What are the Impacts?
By Catherine Good, Ph.D., Senior Research Scientist
In the first of our three-part series, we introduced the idea that stereotype threat is a situational predicament in which individuals fear they will confirm negative stereotypes about their group. That is, they worry they will be judged on the basis of a stereotype rather than on their own merits. The threat of confirming a stereotype has many consequences. Part two in this series will outline three of them, and illustrate how they can manifest in the classroom.
Perhaps the most obvious impact of stereotype threat can be seen on test results – especially those that are high-stakes, such as the SAT and ACT, end-of-year state assessments or final school exams. Because these tests matter, the stakes of a potential poor performance are even higher. Thus, the pressure to disconfirm a negative stereotype can interfere with a student’s ability to perform to his or her potential. In fact, any test that purports to measure a student’s abilities sets the stage for stereotype threat that could disrupt performance.
Classroom practices that emphasize normative assessments (comparing an individual’s performance to others in a group) and celebrate only the highest performers rather than the steady improvers can establish a climate in which stereotype threat becomes an issue. The focus on measuring students, coupled with the relevant stereotype that one group of students (e.g., the girls in math class) is less capable than another group (e.g., the boys in math class) can temporarily establish a fixed-mindset for students in which they worry about proving their ability (and thus, proving the stereotype wrong) rather than improving their ability. And as we have documented in previous posts, a fixed mindset leads to a host of negative academic outcomes.
As researchers began to understand the construct of stereotype threat more fully, they started asking the question, “What is the mechanism by which stereotype threat leads to underperformance?” The obvious suspects were executive functions, namely cognitive control functions that are necessary for concentration and thinking. One particularly useful executive function is working memory. Working memory is responsible for our ability to hold, process and manipulate information and essential for reasoning and decision making. But working memory has a limited capacity. The more it is used for one task, the less resources are available for another task. Researchers have shown that stereotype threat saps working memory capacity.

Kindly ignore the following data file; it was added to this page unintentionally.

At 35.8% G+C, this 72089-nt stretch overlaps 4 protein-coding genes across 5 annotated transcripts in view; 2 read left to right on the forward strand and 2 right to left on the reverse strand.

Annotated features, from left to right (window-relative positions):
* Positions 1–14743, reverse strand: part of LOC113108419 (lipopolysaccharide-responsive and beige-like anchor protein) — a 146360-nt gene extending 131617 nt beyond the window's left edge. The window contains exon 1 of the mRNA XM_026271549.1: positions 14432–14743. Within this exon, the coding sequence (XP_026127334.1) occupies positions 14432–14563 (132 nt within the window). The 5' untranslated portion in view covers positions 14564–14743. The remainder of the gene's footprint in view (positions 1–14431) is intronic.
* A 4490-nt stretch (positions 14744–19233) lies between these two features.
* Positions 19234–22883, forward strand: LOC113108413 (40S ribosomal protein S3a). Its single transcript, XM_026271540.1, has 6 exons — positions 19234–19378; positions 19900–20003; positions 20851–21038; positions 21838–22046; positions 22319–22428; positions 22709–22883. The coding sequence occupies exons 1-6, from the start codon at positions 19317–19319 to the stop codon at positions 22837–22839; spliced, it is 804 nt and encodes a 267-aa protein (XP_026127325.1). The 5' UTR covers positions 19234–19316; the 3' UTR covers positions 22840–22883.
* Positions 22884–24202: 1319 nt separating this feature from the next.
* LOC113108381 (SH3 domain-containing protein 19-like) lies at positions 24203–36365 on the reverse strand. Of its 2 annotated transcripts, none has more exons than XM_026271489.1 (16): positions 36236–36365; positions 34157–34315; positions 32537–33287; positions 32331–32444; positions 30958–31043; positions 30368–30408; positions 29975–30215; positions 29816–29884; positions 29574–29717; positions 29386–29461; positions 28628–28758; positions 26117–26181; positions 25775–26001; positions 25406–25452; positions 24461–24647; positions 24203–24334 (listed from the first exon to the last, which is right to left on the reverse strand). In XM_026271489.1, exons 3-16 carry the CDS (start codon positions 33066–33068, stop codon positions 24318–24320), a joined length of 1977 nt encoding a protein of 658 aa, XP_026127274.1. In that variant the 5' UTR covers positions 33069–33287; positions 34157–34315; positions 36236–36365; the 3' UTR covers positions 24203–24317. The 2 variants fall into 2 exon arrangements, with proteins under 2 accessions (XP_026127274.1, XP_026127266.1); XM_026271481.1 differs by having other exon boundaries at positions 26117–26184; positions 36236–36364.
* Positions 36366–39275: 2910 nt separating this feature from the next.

Stereotype threat can also impair executive functions by increasing the amount of stress children experience in the classroom. When the classroom climate heightens stereotype threat, the stress response can become chronic for some students. Stress has been shown to impede healthy brain development, including the centers of the brain that house working memory and executive functions.
Stereotyped students tend to actively monitor their performance, perhaps as a way to be vigilant for potential pitfalls or possibilities of confirming the stereotype. These monitoring processes can use up working memory resources, leaving less available for the task at hand. Finally, stereotype threat leads to increased negative thoughts and emotions that students actively attempt to suppress. Have you ever tried not to think of something? It has the ironic effect of making that something actually more prevalent in your mind while also eating up cognitive resources. In sum, stereotype threat disrupts the cognitive processes that allow us to effectively access and use our knowledge. The result is reduced achievement.
The Learning Process
The effects of stereotype threat on academic performance have been well documented, but what about the impact of negative stereotypes on learning? Might stereotype threat disrupt the learning process in much the same way it disrupts performance? Preliminary research says yes. And when learning is impaired, this can lead to real deficits in knowledge over time.
Making errors is a natural part of the learning process and is often accompanied by an emotional response. Most people are able to down-regulate that emotional response and quickly direct attention back to the learning task. But for those under stereotype threat, the emotional response to mistakes not only leads them to withdraw effort and engagement in the learning process, but also makes those efforts less effective. In other words, under stereotype threat emotions block the path to learning. Learning outcomes are also directly impacted by stereotype threat. For example, girls learn less mathematics when the context of learning includes stereotype threat than when the context is less threatening. So in reality, , stereotype threat not only disrupts the ability to effectively access and use knowledge, it also disrupts the ability to build that knowledge.
These are just a few examples of how stereotype threat can undermine efforts to teach students and help them reach their potential. I encourage you to share your thoughts on Twitter with @Turnaround #The180. We are curious to learn how you have seen or defeated stereotype threat in your classroom, and if there are other topics you wish we would explore further. Stay tuned for the final entry of this three-part series where we will discuss easy-to-implement classroom-based solutions that can help make your stereotyped students become ready, engaged learners.